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New London/Hartford/New Haven, Connecticut
United States
CityNew London, Connecticut
BrandingIon Television
SloganPositively Entertaining
ChannelsDigital: 26 (UHF)
(to move to 28 (UHF))
Virtual: 26 (PSIP)
AffiliationsIon Television
OwnerIon Media Networks
(Ion Media Hartford License, Inc.)
First air dateSeptember 15, 1986 (32 years ago) (1986-09-15)
Call letters' meaningHartford PaX
Former callsignsWTWS (1986–1998)
Former channel number(s)Analog:
26 (UHF, 1986–2009)
Former affiliationsIndependent (1986–1995)
inTV (1995–1998)
Transmitter power475 kW
932 kW (CP)
Height384 m (1,260 ft)
385 m (1,263 ft) (CP)
Facility ID51980
Transmitter coordinates41°25′3.7″N 72°11′53.2″W / 41.417694°N 72.198111°W / 41.417694; -72.198111Coordinates: 41°25′3.7″N 72°11′53.2″W / 41.417694°N 72.198111°W / 41.417694; -72.198111
Licensing authorityFCC
Public license information:Profile

WHPX-TV, virtual and UHF digital channel 26, is an Ion Television owned-and-operated television station licensed to New London, Connecticut, United States and serving the HartfordNew Haven television market. The station is owned by Ion Media Networks. WHPX's offices are located in New London, and its transmitter is located in the Oakdale neighborhood of Montville near Lake Konomoc.


The station began operation on September 15, 1986 as independent station WTWS. It was owned by C&S Broadcasting with majority owner Neil Denenberg and ran a low-budget general entertainment format. In 1988, the station took over some programming from WHCT-TV (channel 18, now Univision affiliate WUVN) as a result of that station's financial problems.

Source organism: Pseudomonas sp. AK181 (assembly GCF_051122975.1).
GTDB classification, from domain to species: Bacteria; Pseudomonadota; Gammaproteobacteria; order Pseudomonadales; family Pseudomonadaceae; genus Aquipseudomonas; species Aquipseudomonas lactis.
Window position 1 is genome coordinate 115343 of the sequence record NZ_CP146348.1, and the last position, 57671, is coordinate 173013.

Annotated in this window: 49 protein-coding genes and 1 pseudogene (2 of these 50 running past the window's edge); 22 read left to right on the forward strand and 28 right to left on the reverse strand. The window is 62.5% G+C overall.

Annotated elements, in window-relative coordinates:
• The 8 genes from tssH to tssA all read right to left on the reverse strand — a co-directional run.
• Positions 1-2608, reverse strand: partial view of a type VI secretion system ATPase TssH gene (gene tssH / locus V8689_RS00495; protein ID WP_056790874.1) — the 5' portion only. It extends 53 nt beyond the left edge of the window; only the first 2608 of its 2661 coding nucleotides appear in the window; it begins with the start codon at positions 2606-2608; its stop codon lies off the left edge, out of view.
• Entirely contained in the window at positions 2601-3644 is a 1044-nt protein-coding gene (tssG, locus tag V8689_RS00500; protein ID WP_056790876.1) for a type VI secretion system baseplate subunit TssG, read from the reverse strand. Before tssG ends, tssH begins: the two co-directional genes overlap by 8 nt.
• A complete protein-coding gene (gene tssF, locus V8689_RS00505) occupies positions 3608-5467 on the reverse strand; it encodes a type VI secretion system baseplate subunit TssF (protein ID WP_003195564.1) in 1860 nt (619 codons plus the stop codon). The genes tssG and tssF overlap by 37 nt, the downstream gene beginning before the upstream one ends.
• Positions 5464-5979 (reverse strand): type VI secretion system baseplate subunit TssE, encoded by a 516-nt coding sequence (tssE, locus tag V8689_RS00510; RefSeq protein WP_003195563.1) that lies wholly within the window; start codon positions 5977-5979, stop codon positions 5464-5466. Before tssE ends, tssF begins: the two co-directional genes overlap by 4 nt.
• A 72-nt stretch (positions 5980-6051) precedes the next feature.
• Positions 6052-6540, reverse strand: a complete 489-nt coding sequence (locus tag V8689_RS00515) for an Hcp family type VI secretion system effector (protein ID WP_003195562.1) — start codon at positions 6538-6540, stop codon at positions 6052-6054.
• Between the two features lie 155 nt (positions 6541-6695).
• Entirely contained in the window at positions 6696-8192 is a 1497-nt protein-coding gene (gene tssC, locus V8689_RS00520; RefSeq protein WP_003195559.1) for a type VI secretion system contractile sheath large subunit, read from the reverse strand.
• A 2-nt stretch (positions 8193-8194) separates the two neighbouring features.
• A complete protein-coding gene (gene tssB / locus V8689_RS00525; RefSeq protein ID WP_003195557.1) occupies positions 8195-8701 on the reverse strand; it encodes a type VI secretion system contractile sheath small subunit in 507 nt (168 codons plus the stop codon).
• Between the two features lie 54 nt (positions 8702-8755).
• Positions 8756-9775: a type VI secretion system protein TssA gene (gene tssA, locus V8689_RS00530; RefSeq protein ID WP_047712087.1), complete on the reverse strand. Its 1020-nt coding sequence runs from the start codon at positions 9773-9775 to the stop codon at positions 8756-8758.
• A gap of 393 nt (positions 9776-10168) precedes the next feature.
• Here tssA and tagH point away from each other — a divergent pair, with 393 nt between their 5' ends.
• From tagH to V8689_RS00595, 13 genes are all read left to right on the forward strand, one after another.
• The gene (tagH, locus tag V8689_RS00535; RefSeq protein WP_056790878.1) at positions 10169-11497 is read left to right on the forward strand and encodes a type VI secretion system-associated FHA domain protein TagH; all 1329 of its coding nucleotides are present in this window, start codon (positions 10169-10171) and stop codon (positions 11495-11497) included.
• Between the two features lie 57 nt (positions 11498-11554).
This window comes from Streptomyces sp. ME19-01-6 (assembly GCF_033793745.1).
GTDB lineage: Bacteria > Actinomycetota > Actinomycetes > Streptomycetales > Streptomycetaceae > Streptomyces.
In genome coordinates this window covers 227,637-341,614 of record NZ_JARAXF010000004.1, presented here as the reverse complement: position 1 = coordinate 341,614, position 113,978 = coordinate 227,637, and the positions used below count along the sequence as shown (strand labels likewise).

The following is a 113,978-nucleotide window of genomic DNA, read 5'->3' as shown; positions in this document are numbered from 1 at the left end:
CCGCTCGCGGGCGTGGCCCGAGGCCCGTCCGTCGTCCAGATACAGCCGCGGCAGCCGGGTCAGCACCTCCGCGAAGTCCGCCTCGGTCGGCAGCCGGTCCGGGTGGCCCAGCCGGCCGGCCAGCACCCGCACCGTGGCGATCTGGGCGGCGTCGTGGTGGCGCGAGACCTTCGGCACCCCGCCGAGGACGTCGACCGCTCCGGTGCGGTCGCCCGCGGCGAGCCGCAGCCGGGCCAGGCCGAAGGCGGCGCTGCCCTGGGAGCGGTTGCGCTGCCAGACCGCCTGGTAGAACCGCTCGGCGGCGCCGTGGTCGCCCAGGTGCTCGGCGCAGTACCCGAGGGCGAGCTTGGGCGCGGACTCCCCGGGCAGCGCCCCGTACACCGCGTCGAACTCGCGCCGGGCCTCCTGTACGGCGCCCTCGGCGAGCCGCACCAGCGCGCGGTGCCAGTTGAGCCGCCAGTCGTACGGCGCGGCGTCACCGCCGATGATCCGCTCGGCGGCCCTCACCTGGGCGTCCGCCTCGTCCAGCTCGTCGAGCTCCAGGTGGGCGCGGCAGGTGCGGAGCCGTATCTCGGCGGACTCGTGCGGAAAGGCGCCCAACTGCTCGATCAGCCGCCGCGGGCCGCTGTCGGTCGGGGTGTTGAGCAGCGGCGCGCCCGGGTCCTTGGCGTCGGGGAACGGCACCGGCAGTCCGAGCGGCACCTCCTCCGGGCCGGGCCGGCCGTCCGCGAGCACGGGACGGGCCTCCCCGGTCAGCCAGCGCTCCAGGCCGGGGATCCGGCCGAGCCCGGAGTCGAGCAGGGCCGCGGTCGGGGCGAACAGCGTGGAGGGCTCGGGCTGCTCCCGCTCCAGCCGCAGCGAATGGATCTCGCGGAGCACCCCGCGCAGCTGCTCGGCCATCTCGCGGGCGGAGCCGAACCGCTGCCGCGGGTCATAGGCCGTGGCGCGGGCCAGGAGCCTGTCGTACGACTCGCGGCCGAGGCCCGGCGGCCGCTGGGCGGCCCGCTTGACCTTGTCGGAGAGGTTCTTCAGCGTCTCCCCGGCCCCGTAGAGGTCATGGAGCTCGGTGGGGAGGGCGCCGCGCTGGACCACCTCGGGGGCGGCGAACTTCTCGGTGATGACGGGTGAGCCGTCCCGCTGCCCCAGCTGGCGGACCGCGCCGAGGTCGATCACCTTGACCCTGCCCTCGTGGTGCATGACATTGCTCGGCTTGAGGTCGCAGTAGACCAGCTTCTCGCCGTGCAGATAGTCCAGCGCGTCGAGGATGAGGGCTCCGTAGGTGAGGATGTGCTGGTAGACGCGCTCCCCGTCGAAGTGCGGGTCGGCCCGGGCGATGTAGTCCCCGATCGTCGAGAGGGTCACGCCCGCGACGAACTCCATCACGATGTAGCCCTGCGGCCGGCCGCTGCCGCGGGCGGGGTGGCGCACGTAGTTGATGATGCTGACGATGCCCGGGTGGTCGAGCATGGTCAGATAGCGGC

In 1990, the station also began to acquire programming that WTXX (channel 20, now WCCT-TV) chose not to renew. It also offered to pick up WTXX's programming inventory in 1992, but WTXX's owner (Renaissance Broadcasting) declined.

The station had added more infomercials to its lineup by 1993. Two years later, it was sold to Paxson Communications (predecssor to Ion Media Networks), and switched to Paxson's standard schedule of religious programming in the morning, infomercials in the afternoon and evenings, and worship programming overnight after affiliating with inTV. The rights to its programming were acquired by LIN Television, which placed those shows on WTVU (channel 59, now WCTX).

Paxson then began programming WHCT in 1997, and sold WTWS to Roberts Broadcasting. Roberts, in turn, sold the station to DP Media the following year. However, DP Media was owned by—and named for—Devon Paxson, son of Paxson Communications founder Bud Paxson. Paxson then cut its ties with WHCT and took control of WTWS. The station then affiliated with Pax TV (the predecessor to Ion Television) that year, and changed its call letters to WHPX-TV to reflect its affiliation. Paxson bought DP Media in 2000.

From 2001 until 2005, WHPX re-aired newscasts produced by NBC owned-and-operated station WVIT (channel 30).

Digital television[edit]

The station's digital signal is multiplexed:

Digital channels[edit]

Channel Video Aspect PSIP Short Name Network
26.1 720p 16:9 ION Ion Television
26.2 480i 4:3 qubo Qubo
26.3 IONLife Ion Life
26.4 Shop Ion Shop
26.5 QVC QVC
26.6 HSN HSN


Analog-to-digital conversion[edit]

WHPX-TV shut down its analog signal, over UHF channel 26, on February 17, 2009, to conclude the federally mandated transition from analog to digital television.[2] The station's digital signal relocated from its pre-transition UHF channel 34 to channel 26.


External links[edit]